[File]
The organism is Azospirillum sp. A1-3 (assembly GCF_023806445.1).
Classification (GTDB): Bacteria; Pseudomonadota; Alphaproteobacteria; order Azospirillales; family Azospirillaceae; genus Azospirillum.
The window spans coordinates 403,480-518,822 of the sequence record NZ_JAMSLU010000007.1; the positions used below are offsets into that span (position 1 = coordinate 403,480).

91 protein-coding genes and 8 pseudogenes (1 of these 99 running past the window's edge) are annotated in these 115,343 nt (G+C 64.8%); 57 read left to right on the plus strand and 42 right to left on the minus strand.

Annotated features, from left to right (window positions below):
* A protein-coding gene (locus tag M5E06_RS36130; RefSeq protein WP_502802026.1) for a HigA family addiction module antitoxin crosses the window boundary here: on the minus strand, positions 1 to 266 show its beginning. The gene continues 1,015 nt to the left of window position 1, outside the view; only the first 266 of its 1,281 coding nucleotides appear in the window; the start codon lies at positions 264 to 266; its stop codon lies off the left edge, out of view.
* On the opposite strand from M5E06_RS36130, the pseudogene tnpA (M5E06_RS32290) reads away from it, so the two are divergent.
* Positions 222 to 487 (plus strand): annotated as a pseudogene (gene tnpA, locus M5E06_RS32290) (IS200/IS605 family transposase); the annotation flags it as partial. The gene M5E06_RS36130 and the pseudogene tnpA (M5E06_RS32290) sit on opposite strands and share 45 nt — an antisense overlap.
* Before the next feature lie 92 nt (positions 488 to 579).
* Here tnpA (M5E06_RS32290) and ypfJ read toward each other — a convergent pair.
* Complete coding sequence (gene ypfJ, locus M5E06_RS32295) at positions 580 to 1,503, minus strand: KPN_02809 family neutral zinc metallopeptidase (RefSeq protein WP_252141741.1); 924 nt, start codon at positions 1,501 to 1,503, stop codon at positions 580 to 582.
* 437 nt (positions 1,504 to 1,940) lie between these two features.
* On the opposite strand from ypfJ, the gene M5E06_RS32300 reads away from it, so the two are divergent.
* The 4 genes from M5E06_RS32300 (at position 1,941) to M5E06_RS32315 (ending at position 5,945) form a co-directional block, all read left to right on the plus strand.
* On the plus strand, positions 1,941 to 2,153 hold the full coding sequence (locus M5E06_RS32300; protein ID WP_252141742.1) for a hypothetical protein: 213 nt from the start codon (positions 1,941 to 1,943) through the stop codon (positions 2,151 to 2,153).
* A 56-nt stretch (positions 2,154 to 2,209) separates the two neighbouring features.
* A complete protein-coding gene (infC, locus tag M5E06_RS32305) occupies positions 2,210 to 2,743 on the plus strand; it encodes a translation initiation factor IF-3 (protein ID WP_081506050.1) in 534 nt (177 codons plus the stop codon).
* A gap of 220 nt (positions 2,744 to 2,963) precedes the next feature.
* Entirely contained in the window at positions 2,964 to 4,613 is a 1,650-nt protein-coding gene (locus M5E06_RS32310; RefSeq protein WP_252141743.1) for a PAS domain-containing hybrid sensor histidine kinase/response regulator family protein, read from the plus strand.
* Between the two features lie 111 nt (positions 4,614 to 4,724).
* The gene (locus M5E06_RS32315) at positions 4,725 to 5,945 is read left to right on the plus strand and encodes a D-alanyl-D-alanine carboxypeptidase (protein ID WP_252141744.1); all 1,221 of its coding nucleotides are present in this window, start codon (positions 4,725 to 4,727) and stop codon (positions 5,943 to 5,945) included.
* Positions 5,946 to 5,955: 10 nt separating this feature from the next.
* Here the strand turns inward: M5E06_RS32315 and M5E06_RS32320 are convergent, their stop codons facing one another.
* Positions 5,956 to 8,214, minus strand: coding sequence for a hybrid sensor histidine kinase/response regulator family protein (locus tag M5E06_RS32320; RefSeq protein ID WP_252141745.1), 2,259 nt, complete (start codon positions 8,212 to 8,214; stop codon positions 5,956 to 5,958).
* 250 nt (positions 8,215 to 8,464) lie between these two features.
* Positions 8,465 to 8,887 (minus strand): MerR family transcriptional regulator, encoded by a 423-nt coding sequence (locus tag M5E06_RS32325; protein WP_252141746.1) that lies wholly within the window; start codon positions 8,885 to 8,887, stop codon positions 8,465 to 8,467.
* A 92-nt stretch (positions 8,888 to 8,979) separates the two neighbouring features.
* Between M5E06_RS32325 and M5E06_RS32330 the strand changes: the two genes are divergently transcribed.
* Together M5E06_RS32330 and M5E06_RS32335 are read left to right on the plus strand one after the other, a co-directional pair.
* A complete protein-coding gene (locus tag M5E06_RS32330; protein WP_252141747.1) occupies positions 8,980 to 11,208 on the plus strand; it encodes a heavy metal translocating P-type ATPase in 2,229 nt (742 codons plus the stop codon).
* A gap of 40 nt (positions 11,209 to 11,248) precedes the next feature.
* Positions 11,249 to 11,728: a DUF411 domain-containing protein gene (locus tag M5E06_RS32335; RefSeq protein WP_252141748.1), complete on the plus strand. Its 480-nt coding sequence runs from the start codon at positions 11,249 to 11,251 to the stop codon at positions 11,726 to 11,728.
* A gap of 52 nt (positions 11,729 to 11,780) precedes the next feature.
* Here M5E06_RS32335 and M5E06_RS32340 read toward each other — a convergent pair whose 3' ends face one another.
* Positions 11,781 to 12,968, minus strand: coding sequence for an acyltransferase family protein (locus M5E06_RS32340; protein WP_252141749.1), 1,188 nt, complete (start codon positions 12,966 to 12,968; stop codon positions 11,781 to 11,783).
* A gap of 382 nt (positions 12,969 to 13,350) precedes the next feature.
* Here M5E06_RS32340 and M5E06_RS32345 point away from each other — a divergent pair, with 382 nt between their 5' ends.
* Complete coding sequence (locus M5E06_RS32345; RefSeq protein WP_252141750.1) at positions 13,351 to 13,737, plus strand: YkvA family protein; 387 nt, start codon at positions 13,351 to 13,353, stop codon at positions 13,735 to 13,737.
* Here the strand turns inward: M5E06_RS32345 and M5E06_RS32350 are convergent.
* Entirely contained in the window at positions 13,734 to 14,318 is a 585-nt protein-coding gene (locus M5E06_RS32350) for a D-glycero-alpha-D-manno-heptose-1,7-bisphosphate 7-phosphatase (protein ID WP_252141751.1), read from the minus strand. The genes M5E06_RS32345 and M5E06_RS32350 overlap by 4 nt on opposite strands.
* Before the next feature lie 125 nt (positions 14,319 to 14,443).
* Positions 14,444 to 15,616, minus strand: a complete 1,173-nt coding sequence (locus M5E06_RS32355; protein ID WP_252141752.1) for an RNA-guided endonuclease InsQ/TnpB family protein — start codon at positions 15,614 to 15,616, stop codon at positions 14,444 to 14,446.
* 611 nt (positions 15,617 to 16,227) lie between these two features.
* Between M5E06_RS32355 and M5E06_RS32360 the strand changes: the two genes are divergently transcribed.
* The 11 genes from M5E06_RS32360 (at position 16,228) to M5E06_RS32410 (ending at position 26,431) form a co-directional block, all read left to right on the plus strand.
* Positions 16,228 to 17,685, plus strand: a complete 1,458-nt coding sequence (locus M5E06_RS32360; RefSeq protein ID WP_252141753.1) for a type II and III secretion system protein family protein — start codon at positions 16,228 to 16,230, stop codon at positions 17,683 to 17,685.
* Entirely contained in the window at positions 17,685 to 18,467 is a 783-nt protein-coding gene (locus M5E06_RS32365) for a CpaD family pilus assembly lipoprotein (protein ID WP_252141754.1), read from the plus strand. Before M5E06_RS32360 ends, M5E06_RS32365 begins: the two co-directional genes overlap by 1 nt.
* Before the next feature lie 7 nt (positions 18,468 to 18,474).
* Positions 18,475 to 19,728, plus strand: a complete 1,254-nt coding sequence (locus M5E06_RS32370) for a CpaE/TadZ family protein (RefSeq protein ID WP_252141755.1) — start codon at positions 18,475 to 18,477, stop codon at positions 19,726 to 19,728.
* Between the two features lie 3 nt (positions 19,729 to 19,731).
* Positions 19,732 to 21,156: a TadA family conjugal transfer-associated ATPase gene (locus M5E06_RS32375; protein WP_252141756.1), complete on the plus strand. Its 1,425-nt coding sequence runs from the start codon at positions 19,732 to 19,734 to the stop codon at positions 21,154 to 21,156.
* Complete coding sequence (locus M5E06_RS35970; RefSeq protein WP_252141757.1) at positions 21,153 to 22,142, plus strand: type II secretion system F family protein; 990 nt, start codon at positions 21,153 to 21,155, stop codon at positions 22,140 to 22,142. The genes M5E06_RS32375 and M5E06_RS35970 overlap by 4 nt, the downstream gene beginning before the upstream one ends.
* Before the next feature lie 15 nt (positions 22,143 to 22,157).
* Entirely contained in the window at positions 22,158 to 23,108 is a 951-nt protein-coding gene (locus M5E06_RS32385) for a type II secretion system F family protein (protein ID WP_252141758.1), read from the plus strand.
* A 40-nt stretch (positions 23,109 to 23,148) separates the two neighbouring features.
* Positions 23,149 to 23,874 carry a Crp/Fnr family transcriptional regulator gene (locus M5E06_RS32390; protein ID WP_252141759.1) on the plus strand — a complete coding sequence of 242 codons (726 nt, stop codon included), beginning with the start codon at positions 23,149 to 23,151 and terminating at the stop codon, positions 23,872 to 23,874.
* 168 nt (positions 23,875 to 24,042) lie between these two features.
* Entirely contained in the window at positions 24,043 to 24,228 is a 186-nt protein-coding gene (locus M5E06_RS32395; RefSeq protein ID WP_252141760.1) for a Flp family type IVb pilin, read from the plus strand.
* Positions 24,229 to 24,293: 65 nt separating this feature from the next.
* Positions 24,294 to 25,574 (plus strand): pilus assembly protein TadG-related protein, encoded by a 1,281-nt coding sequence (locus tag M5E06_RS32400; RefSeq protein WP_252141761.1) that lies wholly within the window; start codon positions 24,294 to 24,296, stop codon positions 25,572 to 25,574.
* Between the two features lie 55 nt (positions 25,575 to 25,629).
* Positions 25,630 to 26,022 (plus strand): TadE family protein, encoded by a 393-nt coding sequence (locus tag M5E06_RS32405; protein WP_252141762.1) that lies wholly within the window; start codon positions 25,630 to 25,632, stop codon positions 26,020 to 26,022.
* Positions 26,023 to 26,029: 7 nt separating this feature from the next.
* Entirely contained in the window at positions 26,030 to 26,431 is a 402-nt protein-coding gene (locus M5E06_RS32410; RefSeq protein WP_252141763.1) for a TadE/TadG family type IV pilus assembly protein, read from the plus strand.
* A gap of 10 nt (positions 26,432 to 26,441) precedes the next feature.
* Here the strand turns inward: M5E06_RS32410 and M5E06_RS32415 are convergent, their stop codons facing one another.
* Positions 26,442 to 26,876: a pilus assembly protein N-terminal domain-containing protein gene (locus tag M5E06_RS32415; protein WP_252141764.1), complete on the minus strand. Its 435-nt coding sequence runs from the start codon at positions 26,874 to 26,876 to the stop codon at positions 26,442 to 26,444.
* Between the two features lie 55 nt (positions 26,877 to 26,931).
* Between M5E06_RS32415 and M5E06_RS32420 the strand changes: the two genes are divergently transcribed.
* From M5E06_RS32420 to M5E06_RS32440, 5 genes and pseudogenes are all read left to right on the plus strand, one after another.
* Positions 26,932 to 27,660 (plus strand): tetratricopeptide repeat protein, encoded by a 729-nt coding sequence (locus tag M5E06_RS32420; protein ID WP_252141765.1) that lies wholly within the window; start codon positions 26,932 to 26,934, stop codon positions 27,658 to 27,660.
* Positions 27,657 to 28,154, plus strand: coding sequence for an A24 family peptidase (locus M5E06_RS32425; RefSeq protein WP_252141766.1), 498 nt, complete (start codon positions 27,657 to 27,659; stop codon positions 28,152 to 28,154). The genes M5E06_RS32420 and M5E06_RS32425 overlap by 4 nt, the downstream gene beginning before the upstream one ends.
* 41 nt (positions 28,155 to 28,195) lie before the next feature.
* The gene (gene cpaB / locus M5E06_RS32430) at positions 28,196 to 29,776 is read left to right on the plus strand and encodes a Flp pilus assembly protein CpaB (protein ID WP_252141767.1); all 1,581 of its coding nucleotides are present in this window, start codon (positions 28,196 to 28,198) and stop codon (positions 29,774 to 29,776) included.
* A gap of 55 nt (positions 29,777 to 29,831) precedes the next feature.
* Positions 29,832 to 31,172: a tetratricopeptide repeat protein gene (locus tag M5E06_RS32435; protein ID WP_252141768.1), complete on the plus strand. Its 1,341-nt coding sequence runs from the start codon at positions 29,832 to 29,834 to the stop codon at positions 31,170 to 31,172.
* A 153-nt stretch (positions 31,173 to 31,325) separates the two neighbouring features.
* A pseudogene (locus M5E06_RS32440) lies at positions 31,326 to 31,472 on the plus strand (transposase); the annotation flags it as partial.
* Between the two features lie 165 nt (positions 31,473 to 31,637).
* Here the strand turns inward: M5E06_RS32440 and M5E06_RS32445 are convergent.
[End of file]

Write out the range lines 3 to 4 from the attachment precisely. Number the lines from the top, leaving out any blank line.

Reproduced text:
The window spans coordinates 403,480-518,822 of the sequence record NZ_JAMSLU010000007.1; the positions used below are offsets into that span (position 1 = coordinate 403,480).

91 protein-coding genes and 8 pseudogenes (1 of these 99 running past the window's edge) are annotated in these 115,343 nt (G+C 64.8%); 57 read left to right on the plus strand and 42 right to left on the minus strand.